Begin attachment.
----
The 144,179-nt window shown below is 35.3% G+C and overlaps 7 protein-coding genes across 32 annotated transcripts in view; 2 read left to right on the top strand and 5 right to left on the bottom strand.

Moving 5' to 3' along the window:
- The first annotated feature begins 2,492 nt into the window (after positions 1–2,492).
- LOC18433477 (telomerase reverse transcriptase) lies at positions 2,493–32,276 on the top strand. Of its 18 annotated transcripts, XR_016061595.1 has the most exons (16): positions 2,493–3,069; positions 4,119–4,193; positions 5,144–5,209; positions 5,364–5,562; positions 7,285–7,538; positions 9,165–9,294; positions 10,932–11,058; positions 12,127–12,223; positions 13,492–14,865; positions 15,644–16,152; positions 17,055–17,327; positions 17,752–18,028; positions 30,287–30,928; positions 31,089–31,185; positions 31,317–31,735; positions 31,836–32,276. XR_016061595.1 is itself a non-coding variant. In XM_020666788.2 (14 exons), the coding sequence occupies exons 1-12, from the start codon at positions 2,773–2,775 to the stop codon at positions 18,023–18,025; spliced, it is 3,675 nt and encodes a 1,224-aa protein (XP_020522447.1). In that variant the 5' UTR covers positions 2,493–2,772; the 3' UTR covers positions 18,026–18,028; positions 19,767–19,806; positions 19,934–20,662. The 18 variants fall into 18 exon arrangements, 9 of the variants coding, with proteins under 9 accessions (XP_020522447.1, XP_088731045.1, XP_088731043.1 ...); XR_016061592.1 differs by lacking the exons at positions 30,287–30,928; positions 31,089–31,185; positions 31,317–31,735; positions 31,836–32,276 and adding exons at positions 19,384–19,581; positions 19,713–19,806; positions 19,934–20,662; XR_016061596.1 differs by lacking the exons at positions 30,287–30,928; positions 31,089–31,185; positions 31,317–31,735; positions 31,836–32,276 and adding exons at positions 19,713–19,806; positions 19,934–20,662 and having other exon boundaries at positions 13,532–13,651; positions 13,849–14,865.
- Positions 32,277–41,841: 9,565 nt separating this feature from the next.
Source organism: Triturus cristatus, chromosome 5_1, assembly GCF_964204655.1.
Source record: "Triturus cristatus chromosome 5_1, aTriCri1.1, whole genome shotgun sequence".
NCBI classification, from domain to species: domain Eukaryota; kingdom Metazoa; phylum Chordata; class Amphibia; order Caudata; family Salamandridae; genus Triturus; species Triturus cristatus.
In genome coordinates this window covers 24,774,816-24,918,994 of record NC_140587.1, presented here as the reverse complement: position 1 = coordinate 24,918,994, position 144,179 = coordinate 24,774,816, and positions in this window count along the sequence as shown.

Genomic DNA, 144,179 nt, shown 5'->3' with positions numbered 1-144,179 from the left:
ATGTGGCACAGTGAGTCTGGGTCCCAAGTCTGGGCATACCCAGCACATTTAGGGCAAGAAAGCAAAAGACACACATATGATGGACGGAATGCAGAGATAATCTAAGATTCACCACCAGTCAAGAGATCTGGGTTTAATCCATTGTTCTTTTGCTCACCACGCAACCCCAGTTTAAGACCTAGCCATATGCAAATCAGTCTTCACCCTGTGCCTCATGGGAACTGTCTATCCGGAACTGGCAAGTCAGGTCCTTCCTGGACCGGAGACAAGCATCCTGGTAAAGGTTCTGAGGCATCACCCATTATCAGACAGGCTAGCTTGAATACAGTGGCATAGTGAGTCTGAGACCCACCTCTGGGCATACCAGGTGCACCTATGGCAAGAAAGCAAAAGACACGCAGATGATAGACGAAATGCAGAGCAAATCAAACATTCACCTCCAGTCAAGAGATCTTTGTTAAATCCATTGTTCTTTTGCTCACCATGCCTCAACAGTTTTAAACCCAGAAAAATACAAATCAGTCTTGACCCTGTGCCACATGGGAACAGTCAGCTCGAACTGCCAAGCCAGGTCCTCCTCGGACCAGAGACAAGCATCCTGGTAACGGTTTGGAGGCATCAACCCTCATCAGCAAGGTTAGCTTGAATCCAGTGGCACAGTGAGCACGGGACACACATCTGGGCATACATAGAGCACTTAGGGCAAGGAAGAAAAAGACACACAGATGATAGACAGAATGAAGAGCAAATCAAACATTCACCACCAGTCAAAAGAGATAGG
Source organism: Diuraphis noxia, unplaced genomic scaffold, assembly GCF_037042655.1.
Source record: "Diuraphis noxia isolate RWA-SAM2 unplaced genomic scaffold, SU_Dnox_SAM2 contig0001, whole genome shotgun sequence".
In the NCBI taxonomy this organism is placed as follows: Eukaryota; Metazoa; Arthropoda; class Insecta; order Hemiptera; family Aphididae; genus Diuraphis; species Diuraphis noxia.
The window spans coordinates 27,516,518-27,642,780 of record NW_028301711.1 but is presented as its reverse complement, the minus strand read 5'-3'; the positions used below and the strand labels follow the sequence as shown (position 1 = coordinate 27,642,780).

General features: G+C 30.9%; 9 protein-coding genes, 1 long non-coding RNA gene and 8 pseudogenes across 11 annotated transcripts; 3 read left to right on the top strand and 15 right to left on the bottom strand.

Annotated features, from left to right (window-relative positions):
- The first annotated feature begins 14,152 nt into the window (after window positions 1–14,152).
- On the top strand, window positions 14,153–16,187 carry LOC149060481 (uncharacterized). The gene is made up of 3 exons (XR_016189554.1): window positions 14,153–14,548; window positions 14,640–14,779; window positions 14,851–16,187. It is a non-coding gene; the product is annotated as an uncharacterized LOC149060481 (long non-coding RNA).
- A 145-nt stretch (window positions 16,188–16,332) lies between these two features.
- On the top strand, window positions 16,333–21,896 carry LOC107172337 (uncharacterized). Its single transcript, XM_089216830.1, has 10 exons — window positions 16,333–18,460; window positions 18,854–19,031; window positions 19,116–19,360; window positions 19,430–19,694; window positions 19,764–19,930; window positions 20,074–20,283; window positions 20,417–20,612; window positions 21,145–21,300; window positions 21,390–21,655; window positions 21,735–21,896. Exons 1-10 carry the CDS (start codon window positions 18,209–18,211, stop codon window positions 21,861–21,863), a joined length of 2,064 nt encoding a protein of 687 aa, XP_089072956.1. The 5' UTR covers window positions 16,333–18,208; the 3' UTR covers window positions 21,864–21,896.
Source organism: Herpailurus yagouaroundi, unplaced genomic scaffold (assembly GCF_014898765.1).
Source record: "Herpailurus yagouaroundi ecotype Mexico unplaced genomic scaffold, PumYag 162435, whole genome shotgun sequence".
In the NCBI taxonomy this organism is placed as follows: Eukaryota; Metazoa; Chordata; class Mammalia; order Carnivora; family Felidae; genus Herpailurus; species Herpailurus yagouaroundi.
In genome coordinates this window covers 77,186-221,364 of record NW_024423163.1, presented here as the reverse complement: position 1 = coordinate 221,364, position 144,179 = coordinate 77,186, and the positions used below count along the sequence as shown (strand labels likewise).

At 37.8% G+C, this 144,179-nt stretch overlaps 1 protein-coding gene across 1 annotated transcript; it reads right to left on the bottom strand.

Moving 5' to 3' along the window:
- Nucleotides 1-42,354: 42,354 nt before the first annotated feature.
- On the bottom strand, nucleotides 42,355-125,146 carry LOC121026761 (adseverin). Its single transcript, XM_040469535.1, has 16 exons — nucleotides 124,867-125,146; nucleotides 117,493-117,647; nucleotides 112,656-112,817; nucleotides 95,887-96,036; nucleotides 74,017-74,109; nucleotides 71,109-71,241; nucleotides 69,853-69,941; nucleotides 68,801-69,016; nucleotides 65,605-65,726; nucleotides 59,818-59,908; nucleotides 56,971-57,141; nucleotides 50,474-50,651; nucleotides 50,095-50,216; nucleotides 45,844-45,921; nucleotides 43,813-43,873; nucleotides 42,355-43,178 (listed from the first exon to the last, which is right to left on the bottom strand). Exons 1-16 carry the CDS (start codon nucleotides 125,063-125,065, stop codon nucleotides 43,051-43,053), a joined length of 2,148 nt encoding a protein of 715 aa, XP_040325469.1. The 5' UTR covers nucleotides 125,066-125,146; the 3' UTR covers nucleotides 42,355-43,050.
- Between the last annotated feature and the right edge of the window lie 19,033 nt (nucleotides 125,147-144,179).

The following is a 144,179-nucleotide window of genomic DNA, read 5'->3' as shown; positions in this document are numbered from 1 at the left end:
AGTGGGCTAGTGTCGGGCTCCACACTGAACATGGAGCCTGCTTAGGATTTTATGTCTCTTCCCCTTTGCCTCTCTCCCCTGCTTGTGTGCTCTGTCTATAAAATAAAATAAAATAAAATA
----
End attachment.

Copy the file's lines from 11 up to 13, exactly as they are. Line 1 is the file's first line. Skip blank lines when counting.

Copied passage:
ATGTGGCACAGTGAGTCTGGGTCCCAAGTCTGGGCATACCCAGCACATTTAGGGCAAGAAAGCAAAAGACACACATATGATGGACGGAATGCAGAGATAATCTAAGATTCACCACCAGTCAAGAGATCTGGGTTTAATCCATTGTTCTTTTGCTCACCACGCAACCCCAGTTTAAGACCTAGCCATATGCAAATCAGTCTTCACCCTGTGCCTCATGGGAACTGTCTATCCGGAACTGGCAAGTCAGGTCCTTCCTGGACCGGAGACAAGCATCCTGGTAAAGGTTCTGAGGCATCACCCATTATCAGACAGGCTAGCTTGAATACAGTGGCATAGTGAGTCTGAGACCCACCTCTGGGCATACCAGGTGCACCTATGGCAAGAAAGCAAAAGACACGCAGATGATAGACGAAATGCAGAGCAAATCAAACATTCACCTCCAGTCAAGAGATCTTTGTTAAATCCATTGTTCTTTTGCTCACCATGCCTCAACAGTTTTAAACCCAGAAAAATACAAATCAGTCTTGACCCTGTGCCACATGGGAACAGTCAGCTCGAACTGCCAAGCCAGGTCCTCCTCGGACCAGAGACAAGCATCCTGGTAACGGTTTGGAGGCATCAACCCTCATCAGCAAGGTTAGCTTGAATCCAGTGGCACAGTGAGCACGGGACACACATCTGGGCATACATAGAGCACTTAGGGCAAGGAAGAAAAAGACACACAGATGATAGACAGAATGAAGAGCAAATCAAACATTCACCACCAGTCAAAAGAGATAGG
Source organism: Diuraphis noxia, unplaced genomic scaffold, assembly GCF_037042655.1.
Source record: "Diuraphis noxia isolate RWA-SAM2 unplaced genomic scaffold, SU_Dnox_SAM2 contig0001, whole genome shotgun sequence".